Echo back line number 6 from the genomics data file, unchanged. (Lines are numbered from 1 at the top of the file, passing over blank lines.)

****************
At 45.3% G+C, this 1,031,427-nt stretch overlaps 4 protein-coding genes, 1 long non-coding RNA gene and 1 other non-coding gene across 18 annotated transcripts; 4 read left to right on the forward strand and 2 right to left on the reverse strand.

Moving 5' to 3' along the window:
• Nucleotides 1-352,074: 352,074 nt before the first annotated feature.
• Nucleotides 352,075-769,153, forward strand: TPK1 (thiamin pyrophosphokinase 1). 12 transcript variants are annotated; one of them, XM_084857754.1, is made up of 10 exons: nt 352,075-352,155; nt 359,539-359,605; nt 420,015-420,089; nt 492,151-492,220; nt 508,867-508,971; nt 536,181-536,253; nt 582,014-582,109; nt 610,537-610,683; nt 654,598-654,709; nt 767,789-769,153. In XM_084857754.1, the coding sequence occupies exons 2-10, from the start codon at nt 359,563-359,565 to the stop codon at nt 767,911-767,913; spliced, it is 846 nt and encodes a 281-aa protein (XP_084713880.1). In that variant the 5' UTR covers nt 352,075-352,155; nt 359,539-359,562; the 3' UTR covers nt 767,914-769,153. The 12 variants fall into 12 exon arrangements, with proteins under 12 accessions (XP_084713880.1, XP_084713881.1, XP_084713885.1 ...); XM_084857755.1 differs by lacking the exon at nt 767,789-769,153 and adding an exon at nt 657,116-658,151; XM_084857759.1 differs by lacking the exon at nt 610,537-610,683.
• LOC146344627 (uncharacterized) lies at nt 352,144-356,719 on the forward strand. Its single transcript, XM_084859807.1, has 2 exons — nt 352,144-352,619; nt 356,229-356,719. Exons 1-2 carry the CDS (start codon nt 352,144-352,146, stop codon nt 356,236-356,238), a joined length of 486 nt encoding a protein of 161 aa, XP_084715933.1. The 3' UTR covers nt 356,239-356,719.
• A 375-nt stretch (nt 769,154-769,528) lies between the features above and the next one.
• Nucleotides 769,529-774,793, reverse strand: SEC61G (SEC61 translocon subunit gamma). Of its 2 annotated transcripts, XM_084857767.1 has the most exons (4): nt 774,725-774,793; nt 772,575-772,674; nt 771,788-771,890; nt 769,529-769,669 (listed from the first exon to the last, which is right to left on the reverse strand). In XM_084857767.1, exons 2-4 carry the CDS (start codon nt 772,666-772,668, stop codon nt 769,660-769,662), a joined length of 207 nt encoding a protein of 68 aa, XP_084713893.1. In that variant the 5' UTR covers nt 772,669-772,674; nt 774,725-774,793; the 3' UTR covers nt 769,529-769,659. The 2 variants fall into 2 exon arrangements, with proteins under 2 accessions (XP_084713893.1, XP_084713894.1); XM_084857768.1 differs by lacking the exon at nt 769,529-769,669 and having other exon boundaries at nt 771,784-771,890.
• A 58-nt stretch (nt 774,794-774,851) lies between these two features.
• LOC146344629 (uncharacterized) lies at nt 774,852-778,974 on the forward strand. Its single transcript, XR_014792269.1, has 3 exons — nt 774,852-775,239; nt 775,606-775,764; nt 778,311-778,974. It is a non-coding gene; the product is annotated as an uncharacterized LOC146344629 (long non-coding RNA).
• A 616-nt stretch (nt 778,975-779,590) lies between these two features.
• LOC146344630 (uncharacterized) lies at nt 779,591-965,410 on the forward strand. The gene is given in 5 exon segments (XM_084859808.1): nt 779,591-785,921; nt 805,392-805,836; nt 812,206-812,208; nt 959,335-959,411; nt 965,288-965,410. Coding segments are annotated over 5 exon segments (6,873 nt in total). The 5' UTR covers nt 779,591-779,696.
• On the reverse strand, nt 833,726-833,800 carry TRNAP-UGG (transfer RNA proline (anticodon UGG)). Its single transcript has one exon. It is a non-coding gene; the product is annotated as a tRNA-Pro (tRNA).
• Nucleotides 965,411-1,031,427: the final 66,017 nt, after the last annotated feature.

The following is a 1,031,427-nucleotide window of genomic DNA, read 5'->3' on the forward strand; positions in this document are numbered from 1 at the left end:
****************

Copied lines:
• A 375-nt stretch (nt 769,154-769,528) lies between the features above and the next one.